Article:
Olympic Moments: Michelle Kwan

Where does life take you after you’ve experienced Olympic glory? These past Olympians look back—and ahead.

By: Mary Yarrison

A veteran by the time of the 2002 Salt Lake Games, Kwan won bronze. Photograph by Neal Preston/Corbis.

Michelle Kwan
Figure skating
Olympian in 1998, 2002, 2006
Silver medal, 1998; bronze medal, 2002

Fans sometimes stop Michelle Kwan on the street to say how proud they are of her five ice-skating world championships. Others say how sad they were during the two Olympics when she didn’t win gold.

“Some cry,” she says. Presumably, these people rode the emotional roller coaster of her victories and disappointments alongside her.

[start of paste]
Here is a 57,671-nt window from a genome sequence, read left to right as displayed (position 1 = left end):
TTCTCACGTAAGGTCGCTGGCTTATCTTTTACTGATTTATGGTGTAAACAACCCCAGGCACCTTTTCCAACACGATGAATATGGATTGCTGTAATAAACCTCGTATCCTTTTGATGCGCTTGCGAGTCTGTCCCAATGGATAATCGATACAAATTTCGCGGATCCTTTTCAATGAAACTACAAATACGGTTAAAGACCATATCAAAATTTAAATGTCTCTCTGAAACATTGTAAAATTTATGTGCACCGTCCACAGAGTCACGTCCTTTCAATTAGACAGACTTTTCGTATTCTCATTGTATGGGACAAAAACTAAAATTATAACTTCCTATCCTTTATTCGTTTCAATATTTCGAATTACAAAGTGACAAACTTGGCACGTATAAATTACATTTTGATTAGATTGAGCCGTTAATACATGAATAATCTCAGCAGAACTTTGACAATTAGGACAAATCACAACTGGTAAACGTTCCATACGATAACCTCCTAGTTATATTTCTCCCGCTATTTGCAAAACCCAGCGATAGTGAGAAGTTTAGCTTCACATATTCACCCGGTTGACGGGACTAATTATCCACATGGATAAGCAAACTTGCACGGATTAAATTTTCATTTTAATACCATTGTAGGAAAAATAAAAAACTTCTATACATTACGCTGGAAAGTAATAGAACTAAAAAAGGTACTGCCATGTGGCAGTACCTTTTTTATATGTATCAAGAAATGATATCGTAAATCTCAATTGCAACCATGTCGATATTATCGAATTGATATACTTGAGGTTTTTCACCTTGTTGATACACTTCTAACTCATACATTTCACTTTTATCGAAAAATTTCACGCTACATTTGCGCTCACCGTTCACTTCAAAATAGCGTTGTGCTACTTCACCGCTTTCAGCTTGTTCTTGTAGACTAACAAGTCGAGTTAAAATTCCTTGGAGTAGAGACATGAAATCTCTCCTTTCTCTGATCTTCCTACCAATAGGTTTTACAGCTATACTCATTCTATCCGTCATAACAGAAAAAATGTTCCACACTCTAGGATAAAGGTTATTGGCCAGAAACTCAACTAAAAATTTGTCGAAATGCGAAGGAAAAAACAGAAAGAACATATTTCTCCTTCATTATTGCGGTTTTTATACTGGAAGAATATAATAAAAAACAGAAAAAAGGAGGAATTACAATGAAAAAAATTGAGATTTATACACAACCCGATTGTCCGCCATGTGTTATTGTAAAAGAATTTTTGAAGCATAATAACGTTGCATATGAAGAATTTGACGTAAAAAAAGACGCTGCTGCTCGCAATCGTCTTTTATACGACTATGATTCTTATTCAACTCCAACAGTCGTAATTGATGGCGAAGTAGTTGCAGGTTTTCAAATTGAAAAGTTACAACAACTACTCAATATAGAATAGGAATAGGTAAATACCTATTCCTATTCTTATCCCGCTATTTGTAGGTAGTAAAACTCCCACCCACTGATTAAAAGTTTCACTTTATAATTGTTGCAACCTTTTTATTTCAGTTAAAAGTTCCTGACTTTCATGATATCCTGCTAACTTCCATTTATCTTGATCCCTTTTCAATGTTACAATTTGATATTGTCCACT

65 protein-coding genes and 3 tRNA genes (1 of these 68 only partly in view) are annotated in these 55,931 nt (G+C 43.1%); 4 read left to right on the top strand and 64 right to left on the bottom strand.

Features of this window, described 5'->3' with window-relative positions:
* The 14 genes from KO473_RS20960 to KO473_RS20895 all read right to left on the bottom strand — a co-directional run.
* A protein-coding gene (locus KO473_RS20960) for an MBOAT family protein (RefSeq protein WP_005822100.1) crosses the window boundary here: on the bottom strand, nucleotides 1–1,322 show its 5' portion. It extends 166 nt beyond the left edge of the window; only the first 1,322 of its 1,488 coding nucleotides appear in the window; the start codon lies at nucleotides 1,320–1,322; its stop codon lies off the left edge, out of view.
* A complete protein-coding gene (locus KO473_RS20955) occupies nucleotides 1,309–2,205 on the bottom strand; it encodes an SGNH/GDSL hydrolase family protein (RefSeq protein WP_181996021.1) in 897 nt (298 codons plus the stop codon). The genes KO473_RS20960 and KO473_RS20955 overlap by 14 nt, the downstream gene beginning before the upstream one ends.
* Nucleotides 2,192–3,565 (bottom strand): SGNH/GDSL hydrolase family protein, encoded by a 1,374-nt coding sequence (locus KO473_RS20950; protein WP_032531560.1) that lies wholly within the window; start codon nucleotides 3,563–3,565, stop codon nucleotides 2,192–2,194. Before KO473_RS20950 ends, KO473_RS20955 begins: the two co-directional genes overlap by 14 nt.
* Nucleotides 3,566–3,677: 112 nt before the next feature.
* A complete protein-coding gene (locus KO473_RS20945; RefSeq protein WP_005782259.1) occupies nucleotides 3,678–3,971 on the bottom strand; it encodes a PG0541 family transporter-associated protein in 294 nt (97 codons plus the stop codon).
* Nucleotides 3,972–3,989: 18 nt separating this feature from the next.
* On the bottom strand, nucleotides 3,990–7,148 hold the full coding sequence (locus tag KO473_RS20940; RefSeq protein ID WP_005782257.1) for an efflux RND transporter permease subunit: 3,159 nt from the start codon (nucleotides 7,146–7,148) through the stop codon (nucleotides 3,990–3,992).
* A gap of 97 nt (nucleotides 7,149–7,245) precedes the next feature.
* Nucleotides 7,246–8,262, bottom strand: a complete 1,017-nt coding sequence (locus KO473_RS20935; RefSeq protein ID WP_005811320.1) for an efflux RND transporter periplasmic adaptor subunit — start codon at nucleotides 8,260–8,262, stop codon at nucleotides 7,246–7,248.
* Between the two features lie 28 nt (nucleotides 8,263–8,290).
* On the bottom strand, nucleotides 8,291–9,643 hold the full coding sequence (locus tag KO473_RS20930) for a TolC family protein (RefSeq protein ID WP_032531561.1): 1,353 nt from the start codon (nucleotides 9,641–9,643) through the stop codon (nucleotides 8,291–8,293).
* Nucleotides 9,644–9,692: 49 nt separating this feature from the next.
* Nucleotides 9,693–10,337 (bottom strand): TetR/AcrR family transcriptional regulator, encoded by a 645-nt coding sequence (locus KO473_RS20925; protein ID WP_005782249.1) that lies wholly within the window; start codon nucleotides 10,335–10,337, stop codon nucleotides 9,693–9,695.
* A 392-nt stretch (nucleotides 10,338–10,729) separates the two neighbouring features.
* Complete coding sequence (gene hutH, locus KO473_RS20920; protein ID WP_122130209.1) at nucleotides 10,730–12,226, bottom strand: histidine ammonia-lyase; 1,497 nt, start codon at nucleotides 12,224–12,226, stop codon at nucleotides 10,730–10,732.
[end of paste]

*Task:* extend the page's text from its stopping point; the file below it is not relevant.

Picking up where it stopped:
At the 1998 Games in Nagano, Kwan skated well. She thought she might have won. But fellow American Tara Lipinski captured the gold and Kwan settled for silver.

All she remembers thinking as she stood on the podium is “Wait—did that just happen?” She decided to see the experience as educational: “This is just the beginning of my career,” she thought.

And it was. She qualified for two more Olympic teams but fell in her 2002 free-skate and ended up third. She withdrew from the 2006 team due to injury. People assume she’s heartbroken. She’s not. “It would’ve been really great” to win gold, she says, “but I don’t feel incomplete.”

In 2006, the State Department appointed her the first envoy for US public diplomacy, a role that requires her to talk to kids abroad about her story and values, in the process bringing attention to programs needing support. She finished a master’s in international relations at Tufts in 2011 and has been in Washington since last July, working with the State Department, the President’s Council on Fitness, Sports & Nutrition, and Special Olympics.

“I hope to keep learning and keep challenging myself,” she says, “and not be afraid.”

Read more Olympic Moments.